Chicago Chicken Rescue’s main facility sits on a triple city lot in Woodlawn. It’s a hidden haven that you’d never expect to find on the South Side of Chicago; an unassuming farm sanctuary in the middle of a heavily-populated urban area. On the site sit two main barns and a pond with a waterfall where you’ll find a friendly crew of rescued ducks splashing and relaxing during the day. There are also two enclosures for animals who need to be segregated, either upon first arrival as they settle in or for medical or behavioral issues that arise. Most of the time, animals of all species roam freely.
“We believe chickens and other domestic wildlife need to free range,” Zelano says. “This allows them to socialize naturally by giving them the space they need to work out their complex social structure. For chickens, a submissive act is to run away when threatened. They need space in order to do this, allowing them to co-exist peacefully. Free roaming also gives everyone the opportunity to eat plenty of good things like grasses and insects. All of the animals go into the barn on their own when the sun goes down, and are closed in for protection during the night.”
Chicago Chicken Rescue takes in a fairly large volume of animals, and so in addition to the main facility they work with various foster sites that provide additional centers of housing and care. These include peoples’ private backyard flocks, farms as far as Northern Indiana, and even The Resource Center, a local compostmaking non-profit that boasts a nice sized flock of chickens.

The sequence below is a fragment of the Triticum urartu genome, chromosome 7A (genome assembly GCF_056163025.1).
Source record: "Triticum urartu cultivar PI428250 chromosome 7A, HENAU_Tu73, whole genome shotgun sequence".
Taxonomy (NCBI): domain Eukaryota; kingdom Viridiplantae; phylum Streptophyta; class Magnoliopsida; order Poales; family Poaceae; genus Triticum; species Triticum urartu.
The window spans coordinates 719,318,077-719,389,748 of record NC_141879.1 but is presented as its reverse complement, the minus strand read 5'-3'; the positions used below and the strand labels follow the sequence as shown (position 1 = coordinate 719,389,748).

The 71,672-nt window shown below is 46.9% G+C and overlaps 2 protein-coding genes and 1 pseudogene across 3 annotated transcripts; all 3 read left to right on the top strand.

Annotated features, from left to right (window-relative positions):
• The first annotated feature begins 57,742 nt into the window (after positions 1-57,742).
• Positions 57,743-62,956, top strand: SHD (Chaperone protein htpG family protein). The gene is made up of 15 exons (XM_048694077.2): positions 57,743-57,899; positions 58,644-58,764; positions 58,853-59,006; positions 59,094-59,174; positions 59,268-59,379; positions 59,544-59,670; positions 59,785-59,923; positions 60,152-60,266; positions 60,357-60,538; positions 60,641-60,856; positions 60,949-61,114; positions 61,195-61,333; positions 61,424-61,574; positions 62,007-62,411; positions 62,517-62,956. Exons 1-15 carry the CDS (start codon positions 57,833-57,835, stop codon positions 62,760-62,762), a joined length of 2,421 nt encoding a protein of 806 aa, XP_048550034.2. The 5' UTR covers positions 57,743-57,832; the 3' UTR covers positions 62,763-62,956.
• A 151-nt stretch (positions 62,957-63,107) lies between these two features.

The goal is always adoption, Zelano says, but the rescue is relatively new and these types of animals can be much harder to place. As such, Chicago Chicken Rescue functions as more of a sanctuary than an adoption center. That’s no problem to Zelano though, who is just happy that all of the animals have a safe place to live out their days in peace and comfort.
The main facility currently boasts about 30 animals, including Kevin, the peacock who Zelano rescued that day on her way to the wedding. The animals get along well, and are welcoming to newcomers.
“It’s fascinating to watch the introduction of a new animal to our flock,” Zelano says. “The animals have formed their own welcoming committee, comprised of our eight ducks, who are always the first to investigate newcomers. After the ducks check things out, the peafowl and chickens circle around.” Some animals take more time to acclimate than others, such as roosters, who are fighters by nature. But eventually, everyone learns to coexist.